Good grief time flies.
Dementia Action Week was all go! On the Tuesday I was at the launching of Dementia Friendly Murton working group, which I might add was a fabulous decorative do, with a spread of the most delicious looking home baked cakes, and sandwiches you could ever wish for. The Ribbon Academy, Primary School children were absolutely delightful, they sang a couple of songs, and came round to everybody in the room to chat. All sporting their Dementia Friends badges on their left collar (as suggested by one of the pupils), they embodied what being dementia friendly is about. I spoke to them about the importance of becoming a dementia friendly community from the view of someone living with dementia, which was followed by filmed ‘Ask me anything’ questions. Two girls, Molly and…I can’t remember her name got together and thought up the questions together. My word I am so glad these children are our future. They get it. They understand why learning and knowing can help people living with dementia. Some good question were asked, one with nearly stumped me; “what do you find most frustrating?” I could think of a thousand answers but it had to be a short bite size one, so the only one I could think of at the time was losing things in my house after I had put it away safely!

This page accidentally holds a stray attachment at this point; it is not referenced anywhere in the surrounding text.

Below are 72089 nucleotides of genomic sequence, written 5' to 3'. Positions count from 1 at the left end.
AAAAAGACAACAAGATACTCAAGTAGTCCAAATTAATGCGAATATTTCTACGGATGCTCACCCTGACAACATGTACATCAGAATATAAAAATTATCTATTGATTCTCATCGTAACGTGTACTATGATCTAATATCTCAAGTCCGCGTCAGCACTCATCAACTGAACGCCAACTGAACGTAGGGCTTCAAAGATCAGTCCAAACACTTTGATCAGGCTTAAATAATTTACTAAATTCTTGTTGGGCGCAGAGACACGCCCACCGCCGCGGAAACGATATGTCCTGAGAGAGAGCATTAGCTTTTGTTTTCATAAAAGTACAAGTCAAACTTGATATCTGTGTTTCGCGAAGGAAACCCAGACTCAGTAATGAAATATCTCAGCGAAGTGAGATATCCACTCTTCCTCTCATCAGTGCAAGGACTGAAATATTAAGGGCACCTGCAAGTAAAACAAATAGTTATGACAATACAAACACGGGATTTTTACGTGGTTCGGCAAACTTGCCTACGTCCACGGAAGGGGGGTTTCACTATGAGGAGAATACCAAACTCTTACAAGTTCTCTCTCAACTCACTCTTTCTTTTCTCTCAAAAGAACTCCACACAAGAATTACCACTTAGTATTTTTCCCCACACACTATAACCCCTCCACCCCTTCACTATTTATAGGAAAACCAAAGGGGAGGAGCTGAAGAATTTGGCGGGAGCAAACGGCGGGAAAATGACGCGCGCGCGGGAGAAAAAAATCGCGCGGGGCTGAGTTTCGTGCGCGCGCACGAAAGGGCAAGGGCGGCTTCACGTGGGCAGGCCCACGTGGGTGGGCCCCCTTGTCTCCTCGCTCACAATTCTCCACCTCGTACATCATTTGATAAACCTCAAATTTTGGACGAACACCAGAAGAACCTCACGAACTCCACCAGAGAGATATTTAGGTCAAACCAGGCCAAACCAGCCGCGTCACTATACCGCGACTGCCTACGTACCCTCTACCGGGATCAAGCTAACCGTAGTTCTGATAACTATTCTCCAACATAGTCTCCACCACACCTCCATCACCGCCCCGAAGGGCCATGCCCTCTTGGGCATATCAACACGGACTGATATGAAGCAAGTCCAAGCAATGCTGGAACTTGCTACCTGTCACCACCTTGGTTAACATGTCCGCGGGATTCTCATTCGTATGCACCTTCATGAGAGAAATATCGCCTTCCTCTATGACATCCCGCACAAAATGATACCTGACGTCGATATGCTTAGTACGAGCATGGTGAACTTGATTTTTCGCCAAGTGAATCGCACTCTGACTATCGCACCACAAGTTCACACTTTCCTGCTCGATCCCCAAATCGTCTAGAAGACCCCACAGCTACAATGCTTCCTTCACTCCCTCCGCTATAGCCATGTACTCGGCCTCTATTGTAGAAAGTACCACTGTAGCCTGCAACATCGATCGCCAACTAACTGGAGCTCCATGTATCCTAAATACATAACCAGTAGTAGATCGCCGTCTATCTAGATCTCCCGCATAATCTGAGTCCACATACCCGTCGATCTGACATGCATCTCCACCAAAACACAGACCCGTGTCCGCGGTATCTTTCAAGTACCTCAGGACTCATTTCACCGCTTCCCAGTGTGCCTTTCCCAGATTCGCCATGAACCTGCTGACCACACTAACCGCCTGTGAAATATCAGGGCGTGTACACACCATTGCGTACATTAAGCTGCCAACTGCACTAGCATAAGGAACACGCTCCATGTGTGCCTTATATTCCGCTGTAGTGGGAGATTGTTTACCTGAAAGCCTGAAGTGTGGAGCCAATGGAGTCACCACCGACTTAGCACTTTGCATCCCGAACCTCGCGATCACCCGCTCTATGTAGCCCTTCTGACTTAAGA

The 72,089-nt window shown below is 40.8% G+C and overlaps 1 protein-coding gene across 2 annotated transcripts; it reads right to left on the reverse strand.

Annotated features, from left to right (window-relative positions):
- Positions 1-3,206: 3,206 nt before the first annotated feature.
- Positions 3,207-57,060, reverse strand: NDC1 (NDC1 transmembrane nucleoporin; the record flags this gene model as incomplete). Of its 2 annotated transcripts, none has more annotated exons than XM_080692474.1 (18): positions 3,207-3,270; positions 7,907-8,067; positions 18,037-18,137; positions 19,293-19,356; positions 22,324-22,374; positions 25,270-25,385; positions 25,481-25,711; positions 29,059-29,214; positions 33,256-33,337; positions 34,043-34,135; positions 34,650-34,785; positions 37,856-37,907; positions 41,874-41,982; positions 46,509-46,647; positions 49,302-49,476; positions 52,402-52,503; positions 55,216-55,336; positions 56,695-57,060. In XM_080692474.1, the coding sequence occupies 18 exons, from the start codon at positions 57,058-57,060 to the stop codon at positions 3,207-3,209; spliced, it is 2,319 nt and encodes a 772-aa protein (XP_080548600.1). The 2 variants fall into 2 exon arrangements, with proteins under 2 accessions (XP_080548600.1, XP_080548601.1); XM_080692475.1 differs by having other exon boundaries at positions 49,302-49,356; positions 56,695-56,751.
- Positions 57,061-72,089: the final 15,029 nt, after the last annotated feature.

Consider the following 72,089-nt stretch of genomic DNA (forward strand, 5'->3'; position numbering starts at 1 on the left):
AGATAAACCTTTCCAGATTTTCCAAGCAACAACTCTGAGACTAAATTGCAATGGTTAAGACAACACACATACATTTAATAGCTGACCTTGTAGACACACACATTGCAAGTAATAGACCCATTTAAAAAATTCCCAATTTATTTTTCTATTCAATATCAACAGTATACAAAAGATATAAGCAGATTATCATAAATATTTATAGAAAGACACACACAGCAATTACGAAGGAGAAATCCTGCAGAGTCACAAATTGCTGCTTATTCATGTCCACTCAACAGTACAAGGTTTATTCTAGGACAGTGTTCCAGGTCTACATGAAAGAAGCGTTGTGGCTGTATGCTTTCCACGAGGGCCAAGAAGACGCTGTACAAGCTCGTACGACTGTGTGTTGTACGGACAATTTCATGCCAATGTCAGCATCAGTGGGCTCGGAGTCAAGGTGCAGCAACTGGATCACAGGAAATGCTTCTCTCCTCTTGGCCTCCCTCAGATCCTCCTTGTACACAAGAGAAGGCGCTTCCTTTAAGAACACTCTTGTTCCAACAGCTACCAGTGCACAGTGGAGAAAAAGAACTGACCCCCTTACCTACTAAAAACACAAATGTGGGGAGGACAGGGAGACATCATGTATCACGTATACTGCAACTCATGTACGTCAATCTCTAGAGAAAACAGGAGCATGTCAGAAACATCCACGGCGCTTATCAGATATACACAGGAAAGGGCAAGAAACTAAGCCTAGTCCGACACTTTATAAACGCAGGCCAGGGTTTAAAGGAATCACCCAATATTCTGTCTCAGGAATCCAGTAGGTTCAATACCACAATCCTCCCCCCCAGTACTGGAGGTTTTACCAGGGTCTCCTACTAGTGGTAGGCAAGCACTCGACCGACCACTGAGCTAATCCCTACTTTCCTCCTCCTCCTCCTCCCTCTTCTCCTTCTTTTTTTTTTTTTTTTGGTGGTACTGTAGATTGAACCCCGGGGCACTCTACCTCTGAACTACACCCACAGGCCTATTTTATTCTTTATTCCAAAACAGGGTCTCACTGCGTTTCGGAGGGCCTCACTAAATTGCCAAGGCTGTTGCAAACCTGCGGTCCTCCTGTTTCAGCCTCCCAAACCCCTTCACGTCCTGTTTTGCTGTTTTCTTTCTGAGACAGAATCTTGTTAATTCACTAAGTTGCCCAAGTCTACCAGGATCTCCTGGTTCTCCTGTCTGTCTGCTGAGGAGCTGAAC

The Thursday was to give two Dementia Friends sessions to parents of Seaham Trinity School children who had already had their sessions, but, no one turned up! Not in the morning, nor in the afternoon. I can say that the Head was not happy. Shame on the mums and dads. Next time maybe.
Friday we had a stand in the local Byron Place Shopping Centre, kindly offered us by the Gemma Stokoe, management of the centre who is firmly committed to becoming Dementia Friendly. It certainly is great to have support and commitment of local businesses. This was an information day, and lots of people asked us for leaflets and information. I found it sad to see some people lower their heads and walk past as I feel that they are the people who probably wanted to ask for information but were afraid to. In close communities that have pulled together in tough times for years gone by, Dementia is still a stigma in families. They are hiding it away inside their families. Oh how I feel for them, I want to say “what if you could talk to someone, get some support. Feel the relief of someone who talk to you, and help make things easier for you. Make the life of your person brighter by giving them an opportunity to attend groups”.
So Dementia Action Week was a positive week even though I got really stressed and anxious before hand.